The research was funded by the U.S. National Science Foundation, the Natural Sciences and Engineering Research Council of Canada, the Canadian Institute of Advanced Research, the Canada Research Chairs program and the Alfred P. Sloan Foundation.


Story Source:

The above story is based on materials provided by University Of Toronto. Note: Materials may be edited for content and length.


Cite This Page:

University Of Toronto. "Study Gives Lowdown On High-temperature Superconductivity." ScienceDaily. ScienceDaily, 5 March 2004. <www.sciencedaily.com/releases/2004/03/040304072747.htm>.
University Of Toronto. (2004, March 5). Study Gives Lowdown On High-temperature Superconductivity. ScienceDaily. Retrieved April 21, 2015 from www.sciencedaily.com/releases/2004/03/040304072747.htm
University Of Toronto. "Study Gives Lowdown On High-temperature Superconductivity." ScienceDaily. www.sciencedaily.com/releases/2004/03/040304072747.htm (accessed April 21, 2015).

Share This


More From ScienceDaily



More Matter & Energy News

Tuesday, April 21, 2015

Featured Research

from universities, journals, and other organizations


Featured Videos

from AP, Reuters, AFP, and other news services

Raw: Maine Storm Surge Sparks Power Explosions

Raw: Maine Storm Surge Sparks Power Explosions

AP (Apr. 21, 2015) — Police dash cam video shows a series of explosions along the beach in Maine as heavy storm surge soaked electrical transformers. (April 21) Video provided by AP
Powered by NewsLook.com
Japan's Maglev Train Breaks New World Speed Record

Japan's Maglev Train Breaks New World Speed Record

AFP (Apr. 21, 2015) — Japan&apos;s state-of-the-art maglev train clocks a new world speed record in a test run near Mount Fuji, smashing through the 600 kilometre (373 miles) per hour mark, as Tokyo races to sell the technology abroad. Video provided by AFP
Powered by NewsLook.com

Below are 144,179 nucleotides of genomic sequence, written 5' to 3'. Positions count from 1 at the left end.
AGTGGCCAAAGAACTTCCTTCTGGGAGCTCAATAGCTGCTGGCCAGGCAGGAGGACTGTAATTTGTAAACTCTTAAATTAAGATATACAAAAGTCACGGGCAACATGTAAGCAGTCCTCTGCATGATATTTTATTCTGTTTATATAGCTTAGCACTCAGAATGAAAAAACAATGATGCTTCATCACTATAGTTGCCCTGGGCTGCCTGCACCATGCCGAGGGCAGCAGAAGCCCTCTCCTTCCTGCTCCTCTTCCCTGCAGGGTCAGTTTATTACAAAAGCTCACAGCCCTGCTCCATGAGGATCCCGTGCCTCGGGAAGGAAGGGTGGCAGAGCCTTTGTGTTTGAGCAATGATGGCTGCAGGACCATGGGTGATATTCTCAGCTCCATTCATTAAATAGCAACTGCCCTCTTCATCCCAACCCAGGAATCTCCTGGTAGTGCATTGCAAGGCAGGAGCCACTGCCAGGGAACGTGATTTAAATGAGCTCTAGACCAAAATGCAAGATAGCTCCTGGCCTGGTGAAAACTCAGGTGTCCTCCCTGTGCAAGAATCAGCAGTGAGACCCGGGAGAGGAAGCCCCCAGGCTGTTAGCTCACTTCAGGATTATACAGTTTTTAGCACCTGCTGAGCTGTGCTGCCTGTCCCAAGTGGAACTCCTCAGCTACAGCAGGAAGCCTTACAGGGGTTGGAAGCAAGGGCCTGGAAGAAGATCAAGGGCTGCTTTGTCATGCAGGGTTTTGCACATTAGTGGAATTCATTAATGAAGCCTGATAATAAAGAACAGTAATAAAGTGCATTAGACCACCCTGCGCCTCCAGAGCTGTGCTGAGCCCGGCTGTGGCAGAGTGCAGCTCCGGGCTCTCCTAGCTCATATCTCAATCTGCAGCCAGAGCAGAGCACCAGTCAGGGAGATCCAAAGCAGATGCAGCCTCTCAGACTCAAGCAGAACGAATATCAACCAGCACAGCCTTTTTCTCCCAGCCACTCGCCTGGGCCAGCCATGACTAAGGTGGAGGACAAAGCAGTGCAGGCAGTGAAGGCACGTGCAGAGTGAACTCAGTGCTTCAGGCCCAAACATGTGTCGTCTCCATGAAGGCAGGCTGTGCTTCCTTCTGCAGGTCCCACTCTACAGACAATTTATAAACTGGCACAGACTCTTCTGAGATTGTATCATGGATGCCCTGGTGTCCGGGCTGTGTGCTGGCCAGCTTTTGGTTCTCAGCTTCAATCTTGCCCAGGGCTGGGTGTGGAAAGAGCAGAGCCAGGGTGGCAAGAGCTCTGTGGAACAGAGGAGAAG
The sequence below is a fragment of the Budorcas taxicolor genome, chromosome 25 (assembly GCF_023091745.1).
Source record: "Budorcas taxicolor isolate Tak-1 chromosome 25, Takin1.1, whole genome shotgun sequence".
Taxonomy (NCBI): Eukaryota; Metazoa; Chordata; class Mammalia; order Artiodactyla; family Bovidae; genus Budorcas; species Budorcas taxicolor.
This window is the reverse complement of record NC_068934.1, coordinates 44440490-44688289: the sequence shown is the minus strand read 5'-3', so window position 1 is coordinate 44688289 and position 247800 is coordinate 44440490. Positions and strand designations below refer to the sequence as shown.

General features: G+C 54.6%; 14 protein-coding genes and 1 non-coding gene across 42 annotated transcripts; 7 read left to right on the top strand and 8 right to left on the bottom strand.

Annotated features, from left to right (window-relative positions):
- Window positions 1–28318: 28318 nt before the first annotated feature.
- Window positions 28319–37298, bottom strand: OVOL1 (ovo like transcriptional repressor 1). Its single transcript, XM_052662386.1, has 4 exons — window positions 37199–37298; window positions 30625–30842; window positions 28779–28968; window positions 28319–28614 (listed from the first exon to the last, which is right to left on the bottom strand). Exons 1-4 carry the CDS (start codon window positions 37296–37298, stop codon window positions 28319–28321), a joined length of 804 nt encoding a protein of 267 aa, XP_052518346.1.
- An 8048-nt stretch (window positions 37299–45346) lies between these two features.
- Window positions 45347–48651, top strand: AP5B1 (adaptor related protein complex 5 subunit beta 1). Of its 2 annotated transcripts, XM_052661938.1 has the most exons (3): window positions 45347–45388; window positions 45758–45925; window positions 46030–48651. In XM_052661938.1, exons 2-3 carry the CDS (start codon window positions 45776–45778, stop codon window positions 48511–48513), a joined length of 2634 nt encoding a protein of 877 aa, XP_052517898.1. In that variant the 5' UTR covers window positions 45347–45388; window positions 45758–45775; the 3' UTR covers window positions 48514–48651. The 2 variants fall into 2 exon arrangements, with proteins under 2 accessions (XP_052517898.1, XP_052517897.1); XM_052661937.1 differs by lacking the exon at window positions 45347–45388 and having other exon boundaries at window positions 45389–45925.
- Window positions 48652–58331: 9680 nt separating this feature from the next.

Free Home Heating Offered by E-Radiators

Free Home Heating Offered by E-Radiators

Reuters - Innovations Video Online (Apr. 21, 2015) — A revolutionary new radiator design offers Dutch home-owners the chance to get free heating. The e-Radiator is a computer server modified so that the heat it generates can warm a room inside a house. Jim Drury has more. Video provided by Reuters
Powered by NewsLook.com
Humanoid Robot Can Recognise and Interact With People

Humanoid Robot Can Recognise and Interact With People

Reuters - Innovations Video Online (Apr. 20, 2015) — An ultra-realistic humanoid robot called &apos;Han&apos; recognises and interprets people&apos;s facial expressions and can even hold simple conversations. Developers Hanson Robotics hope androids like Han could have uses in hospitality and health care industries where face-to-face communication is vital. Matthew Stock reports. Video provided by Reuters
Powered by NewsLook.com

Search ScienceDaily

Number of stories in archives: 140,361

Find with keyword(s):
 
Enter a keyword or phrase to search ScienceDaily for related topics and research stories.

Save/Print:
Share:  

Breaking News:

Strange & Offbeat Stories

 

Space & Time

Matter & Energy

Computers & Math

In Other News

... from NewsDaily.com

Science News

Health News

Environment News

Technology News



Save/Print:
Share:  

Free Subscriptions


Get the latest science news with ScienceDaily's free email newsletters, updated daily and weekly. Or view hourly updated newsfeeds in your RSS reader:

Get Social & Mobile


Keep up to date with the latest news from ScienceDaily via social networks and mobile apps:

Have Feedback?


Tell us what you think of ScienceDaily -- we welcome both positive and negative comments. Have any problems using the site? Questions?
Mobile iPhone Android Web
Follow Facebook Twitter Google+
Subscribe RSS Feeds Email Newsletters
Latest Headlines Health & Medicine Mind & Brain Space & Time Matter & Energy Computers & Math Plants & Animals Earth & Climate Fossils & Ruins